By Matt Coker
By R. Scott Moxley
By Charles Lam
By Nick Schou
By Gustavo Arellano
By Gustavo Arellano
By Steve Lowery
By R. Scott Moxley
Why do Mexicans traditionally like Chevys? Did Chevy once target the Mexican consumer base for some reason and it worked?
Pocho in a Pontiac
An urban legend suggests that Mexicans don't like Chevys (pronounced with a harsh "ch" as in "chicken" and "chupacabra," gracias) because the auto giant named one of its 1960s-era cars the "Nova"—which translates to "doesn't go" in Spanish. But General Motors' stats show that the Nova did well for the company, even in Mexico. And not just the Nova. Mexicans consume Chevys like mezcal and, come to think of it, sometimes together. In the 2003 report Market Trends: Hispanic Americans and the Automobile Industry,author Raúl Pérez found that Chevrolet ranked at or near the top of the list for Hispanic (the P.C. pendejo term for "Mexican") first-time, used-car and general buyers. Pérez doesn't go into the por qués,but according to Lowrider Magazine's book Lowrider (2003), the Bible of ranflas and rucas (that's hot cars and hotter chicks), the Mexican affinity for Chevys "was an economic consideration" dating back to the 1930s cruising culture. Chevys were quite simply "cheaper and more plentiful" than other brands.
Nowadays, Mexicans purchase Chevy's expensive trucks and SUVs (Chevy hasn't manufactured a mexcellentecar since the 1970 Impala) as useful status symbols: nothing smuggles your family like a gleaming Suburban the size of a small-apartment living room. Sure, Mexicans should invest their money in better things than Chevys equipped with spinning hubcaps and built-in flat-screen televisions, but dig this, gabachos: while more and more of youse ditch Detroit in favor of jalopies pieced together by goldfish farmers, Mexicans buy American. So who's patriotic now, cabrones?
Why shouldn't the United States adopt the same type of anti-illegal immigration laws that Mexico keeps on its books? Illegal aliens in Mexico are felons—so why do Mexicans complain if the U.S. wants to do that as well? Mexico deported over 200,000 Central Americans last year—so why do illegal aliens from Mexico complain if the U.S. deports a few? Foreign nationals in Mexico can't stage massive marches in the streets of Mexico waving the flags of their home countries—in fact, Mexican law prohibits such tactics under penalty of jail time. So how does "The Mexican" respond?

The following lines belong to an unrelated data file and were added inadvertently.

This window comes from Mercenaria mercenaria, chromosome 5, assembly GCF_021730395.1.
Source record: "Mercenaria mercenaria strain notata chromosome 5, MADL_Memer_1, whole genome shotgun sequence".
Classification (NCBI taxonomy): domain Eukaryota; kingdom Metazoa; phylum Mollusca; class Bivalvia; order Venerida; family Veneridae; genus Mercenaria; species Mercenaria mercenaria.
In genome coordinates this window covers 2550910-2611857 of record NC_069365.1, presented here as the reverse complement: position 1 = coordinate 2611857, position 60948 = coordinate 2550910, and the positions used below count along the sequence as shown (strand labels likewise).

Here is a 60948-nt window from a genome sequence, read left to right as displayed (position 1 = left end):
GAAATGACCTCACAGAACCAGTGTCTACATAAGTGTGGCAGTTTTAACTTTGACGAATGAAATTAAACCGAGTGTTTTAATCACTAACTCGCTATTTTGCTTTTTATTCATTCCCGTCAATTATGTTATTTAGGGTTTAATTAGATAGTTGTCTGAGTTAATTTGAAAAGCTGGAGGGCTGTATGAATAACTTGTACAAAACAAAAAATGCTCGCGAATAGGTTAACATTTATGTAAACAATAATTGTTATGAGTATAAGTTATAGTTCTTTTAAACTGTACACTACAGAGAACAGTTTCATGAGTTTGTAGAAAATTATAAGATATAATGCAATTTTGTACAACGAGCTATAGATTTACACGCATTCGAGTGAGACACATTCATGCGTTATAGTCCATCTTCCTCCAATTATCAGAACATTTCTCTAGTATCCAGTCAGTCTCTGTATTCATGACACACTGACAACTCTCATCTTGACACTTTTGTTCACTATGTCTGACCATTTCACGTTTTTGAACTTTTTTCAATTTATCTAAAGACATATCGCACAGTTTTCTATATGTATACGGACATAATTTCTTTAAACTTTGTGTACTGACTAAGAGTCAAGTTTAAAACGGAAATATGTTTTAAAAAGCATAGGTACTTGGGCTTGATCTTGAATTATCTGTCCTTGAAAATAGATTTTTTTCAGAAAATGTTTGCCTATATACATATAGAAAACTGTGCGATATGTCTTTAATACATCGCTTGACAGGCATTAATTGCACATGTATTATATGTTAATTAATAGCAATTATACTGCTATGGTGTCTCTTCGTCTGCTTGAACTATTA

Why in God's good name would Americans ever want to follow Mexico's example? Mexico experienced boom times when it welcomed immigrants, and much of what passes for Mexican culture today came courtesy of these late 19th- and early 20th-century influxes—banda and norteño music (German and Czech), al pastor meat (Arab), Frida Kahlo (Jews), calling all Asians chinos(chinos). But once Mexico began cracking down on immigration after the drafting of the 1917 Mexican Constitution, which forced every foreigner to "strictly comply with the conditions established for him in the immigration permit and the dispositions established by the respective laws," this once promising country stagnated. A more liberal immigration policy is one of the things that distinguishes the United States from Mexico—that and flushable toilet paper. Like France, Mexico worries about the "purity" of its "national identity"; our Founding Fathers understood that immigrants enrich us with their customs, numbers and, sure, cheap labor. We agree on one thing: like Mexico, we should deport more Central Americans. The Guatemalan menace must be stopped at all costs.
Got a spicy question about Mexicans? Ask the Mexican at email@example.com. And those of you who do submit questions: include a hilarious pseudonym,por favor, or we'll make one up for you!